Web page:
[xxii] Guy Bellavance, “Institution artistique et système public au Québec, 1960-1980,” in Déclics, Art et Société: Le Québec des années 1960 et 1970, eds. De Koninck and Landry (Montréal, Québec: Éditions Fides): 235-239.
[xxiii] Noël Vallerand, Rapport sur le Secteur des Arts présenté à la Commission des Études de l’Université du Québec à Montréal par l’Observateur délégué (Montréal, Département d’histoire, November 1973): 155. (Unpublished report in the Archive Department of UQAM.)
[xxiv] The propositions in this paragraph were largely drawn from two articles in the French language daily newspaper Le Devoir, by dance reporter/critic Angèle Dagenais, who witnessed the symposia: (1) “Le MAC souhaite la tenue d’un second colloque: Les danseurs devront se parler” (June 10, 1977) and (2) “Au Colloque Québec-Danse, Un premier dialogue qui rapproche les danseurs” (October 18, 1977).
[xxv] The five committee members commissioned to write this report were Gilles Morel (Grands Ballets Canadiens), Jacqueline Lemieux (Entre-Six dance company), Françoise Riopelle (choreographer and professor at UQÀM), Martine Époque (Nouvelle Aire dance company), Claude Larouche (Danse-Partout dance company from Québec City).
[xxvii] The doyenne of professional dance teaching who fought long and hard for recognition, was Ludmilla Chiriaeff, founder and director of the Grands Ballets Canadiens. She opened the École supérieure de danse in 1966, which by the 1970s already offered a high level of technical training. She also established classical ballet training at the Pierre-Laporte high school to prepare future students to enter her school. Several other dance companies also offered professional level training, among them Groupe Nouvelle Aire, Groupe de la Place Royale and Compagnie Eddy Toussaint. For a comprehensive account of Chiriaeff and GBC, see Nicolle Forget, Danser pour ne pas mourir (Montréal, Canada: Éditions Québec Amérique: 2006).
[xxxii] Although in theory they were seeking students with a good level of dance experience, because dance education was not yet developed in the public school system their first cohort came from a variety of backgrounds and levels of sophistication in dance.
[xxxiii] Université du Québec, Service des archives et de gestion des documents. Projet de programme de baccalauréat en danse. Avis du doyen. Excerpt from the Fonds d’archives du Secrétariat général (1U), 79e réunion du Conseil d’administration (June 26, 1979): 2. The period of reflection leading up to the final draft of the UQAM dance programme began in 1970, as specified in another document from the UQAM archives, B.SP. en danse, vol. 1 (1976).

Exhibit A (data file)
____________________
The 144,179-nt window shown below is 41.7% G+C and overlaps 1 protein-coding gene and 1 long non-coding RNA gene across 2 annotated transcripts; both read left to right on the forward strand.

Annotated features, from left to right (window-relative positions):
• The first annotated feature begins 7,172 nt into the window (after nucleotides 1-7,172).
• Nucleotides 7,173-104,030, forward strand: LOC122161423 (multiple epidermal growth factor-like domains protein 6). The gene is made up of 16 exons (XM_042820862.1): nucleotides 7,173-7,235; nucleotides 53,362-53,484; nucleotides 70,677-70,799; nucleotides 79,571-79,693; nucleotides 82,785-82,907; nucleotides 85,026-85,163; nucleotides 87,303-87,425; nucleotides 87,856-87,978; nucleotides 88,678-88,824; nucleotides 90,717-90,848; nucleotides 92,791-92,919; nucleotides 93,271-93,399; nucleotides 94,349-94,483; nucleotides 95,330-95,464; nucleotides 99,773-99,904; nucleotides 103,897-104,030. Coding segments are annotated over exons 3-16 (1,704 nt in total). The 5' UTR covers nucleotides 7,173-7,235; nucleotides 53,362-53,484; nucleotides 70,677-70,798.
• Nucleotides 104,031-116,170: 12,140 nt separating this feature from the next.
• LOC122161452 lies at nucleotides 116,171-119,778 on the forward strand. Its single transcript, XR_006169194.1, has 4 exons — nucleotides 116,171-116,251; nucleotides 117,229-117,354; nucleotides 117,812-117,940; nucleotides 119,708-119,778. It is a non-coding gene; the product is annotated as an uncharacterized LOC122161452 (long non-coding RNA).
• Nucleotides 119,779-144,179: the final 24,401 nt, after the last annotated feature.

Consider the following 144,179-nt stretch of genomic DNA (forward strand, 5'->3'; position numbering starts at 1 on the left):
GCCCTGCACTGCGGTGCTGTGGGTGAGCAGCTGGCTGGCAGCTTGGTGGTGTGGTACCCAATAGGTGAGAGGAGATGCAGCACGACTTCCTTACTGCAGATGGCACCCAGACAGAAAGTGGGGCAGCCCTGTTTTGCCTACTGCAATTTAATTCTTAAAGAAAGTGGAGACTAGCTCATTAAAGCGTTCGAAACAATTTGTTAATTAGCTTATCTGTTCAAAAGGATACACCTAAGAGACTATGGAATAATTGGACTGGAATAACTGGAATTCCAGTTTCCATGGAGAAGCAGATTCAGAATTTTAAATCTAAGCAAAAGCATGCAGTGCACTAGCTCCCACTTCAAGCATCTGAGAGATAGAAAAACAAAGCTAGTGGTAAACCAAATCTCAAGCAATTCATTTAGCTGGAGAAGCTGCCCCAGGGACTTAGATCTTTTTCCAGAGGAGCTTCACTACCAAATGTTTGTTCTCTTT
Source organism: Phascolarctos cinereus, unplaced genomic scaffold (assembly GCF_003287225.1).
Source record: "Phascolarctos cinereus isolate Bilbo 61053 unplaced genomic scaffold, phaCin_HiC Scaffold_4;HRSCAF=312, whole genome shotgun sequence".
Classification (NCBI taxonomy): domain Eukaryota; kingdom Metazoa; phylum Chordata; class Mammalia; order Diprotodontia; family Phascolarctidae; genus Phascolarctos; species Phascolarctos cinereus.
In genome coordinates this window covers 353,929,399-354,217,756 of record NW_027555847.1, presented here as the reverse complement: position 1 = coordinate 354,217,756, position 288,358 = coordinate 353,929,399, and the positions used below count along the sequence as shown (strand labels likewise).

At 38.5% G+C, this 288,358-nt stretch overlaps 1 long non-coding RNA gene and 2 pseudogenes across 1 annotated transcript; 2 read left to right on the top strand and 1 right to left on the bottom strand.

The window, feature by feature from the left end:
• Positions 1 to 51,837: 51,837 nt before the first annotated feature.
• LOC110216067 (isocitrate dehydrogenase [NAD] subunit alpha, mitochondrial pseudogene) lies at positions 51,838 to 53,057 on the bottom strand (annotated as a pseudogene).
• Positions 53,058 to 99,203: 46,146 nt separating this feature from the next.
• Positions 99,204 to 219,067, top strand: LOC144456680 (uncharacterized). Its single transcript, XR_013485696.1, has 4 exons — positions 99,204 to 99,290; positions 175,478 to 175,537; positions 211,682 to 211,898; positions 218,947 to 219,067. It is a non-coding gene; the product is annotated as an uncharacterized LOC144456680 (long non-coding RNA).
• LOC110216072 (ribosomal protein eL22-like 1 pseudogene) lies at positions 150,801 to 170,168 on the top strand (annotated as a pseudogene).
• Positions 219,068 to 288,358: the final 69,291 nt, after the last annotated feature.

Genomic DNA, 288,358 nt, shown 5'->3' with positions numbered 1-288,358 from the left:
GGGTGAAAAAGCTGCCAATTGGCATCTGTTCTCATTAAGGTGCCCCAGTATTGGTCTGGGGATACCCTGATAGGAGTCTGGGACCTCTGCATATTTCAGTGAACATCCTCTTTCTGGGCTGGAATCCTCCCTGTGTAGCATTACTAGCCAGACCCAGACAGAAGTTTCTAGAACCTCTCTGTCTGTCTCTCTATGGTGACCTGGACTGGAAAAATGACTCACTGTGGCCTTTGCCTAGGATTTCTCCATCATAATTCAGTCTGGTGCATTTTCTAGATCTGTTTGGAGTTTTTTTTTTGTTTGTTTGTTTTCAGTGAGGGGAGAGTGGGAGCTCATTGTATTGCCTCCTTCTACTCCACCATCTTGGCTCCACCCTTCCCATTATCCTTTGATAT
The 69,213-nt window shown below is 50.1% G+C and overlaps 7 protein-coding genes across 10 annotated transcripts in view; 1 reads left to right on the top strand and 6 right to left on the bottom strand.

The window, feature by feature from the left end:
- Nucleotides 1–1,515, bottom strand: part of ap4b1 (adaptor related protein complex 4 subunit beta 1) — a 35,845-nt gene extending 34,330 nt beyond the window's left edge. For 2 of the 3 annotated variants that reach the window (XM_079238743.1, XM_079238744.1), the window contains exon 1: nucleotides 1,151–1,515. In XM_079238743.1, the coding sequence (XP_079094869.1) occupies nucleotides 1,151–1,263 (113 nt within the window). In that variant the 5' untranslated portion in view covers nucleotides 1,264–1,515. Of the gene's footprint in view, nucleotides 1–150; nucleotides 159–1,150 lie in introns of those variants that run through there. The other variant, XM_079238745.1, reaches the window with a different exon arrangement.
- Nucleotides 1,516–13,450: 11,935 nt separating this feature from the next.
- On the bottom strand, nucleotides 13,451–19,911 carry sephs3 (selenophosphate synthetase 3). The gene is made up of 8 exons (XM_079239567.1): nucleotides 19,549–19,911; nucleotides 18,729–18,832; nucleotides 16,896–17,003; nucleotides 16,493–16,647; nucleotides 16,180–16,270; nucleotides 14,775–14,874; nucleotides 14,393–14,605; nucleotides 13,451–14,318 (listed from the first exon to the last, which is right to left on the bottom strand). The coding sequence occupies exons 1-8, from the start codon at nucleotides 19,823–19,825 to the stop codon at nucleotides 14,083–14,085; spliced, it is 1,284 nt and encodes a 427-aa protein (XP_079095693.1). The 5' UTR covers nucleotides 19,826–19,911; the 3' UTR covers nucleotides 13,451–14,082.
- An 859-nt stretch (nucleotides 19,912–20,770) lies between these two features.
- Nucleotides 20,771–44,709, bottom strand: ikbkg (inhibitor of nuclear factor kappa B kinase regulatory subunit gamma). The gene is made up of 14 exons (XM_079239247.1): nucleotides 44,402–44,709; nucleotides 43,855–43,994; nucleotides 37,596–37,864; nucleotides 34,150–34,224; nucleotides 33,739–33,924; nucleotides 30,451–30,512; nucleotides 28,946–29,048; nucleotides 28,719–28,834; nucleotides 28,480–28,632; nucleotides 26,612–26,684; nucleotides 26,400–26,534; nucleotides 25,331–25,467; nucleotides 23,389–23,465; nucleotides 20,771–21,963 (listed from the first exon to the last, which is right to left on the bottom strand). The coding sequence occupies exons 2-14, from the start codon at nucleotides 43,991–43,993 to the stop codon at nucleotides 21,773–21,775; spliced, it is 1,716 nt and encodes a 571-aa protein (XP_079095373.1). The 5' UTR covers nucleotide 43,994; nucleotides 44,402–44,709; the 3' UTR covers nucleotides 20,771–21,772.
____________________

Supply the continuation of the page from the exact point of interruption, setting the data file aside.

[xli] Standing beside the women founders were three visionary men, with privileged positions at the universities, preparing the administrative frameworks for the commissioning of the programmes. Arthur Scheedy, director of the Département d’Éducation Physique at the UdeM, was driven by a personal mandate to expand the dance component. Alfred Pinsky, Dean of Concordia University’s Faculty of Fine Arts, dreamed of a landmark hothouse for danse d’auteur, one which would gain recognition within the Canadian art world (from Panet-Raymond’s interview). At UQAM, sculptor Jean-Pierre Boivin became a strong advocate of arts education and as Vice-Dean of the Famille des arts, defended the project to establish the Regroupement théâtre et danse.
[xlix] Ninon Gauthier worked together with Riopelle on drafting the text of the programme proposal, and had been mandated by UQAM to study the necessity of a university dance programme in Québec. See Université du Québec (June 5, 1979).Her name also appears as the author of various committee reports on dance education.
[lii] Gomez, Ninoska and Diane Carrière, “Enhancing Dance Competance: An Analysis of the Information-Processing Demands.” In Diana Theodores Taplin, ed., “New Directions in Dance: Collected Writings from the Seventh Dance in Canada Conference held at the University of Waterloo, Canada, June 1979 (Toronto, Ontario, Canada: Pergamon Press, 1979): 227.
[lv] The Département de danse at UQAM became a separate entity in 1985 under the direction of Martine Époque and three years later in 1988, Concordia’s dance programme gained the status of a full-fledged dance department through the sustained efforts of its director Silvy Panet-Raymond.
[lvi] More precisely, the mission statement reads “The program is designed to develop contemporary dancers and choreographers, with emphasis on the discovery and development of the creative capacity of each student.”
[lvii] Université du Québec, Service des archives et de gestion des documents. Projet de programme de baccalauréat en danse. Avis du doyen. Excerpt from Fonds d’archives du Secrétariat général (1U), 79e réunion du Conseil d’administration (June 26, 1979): 2.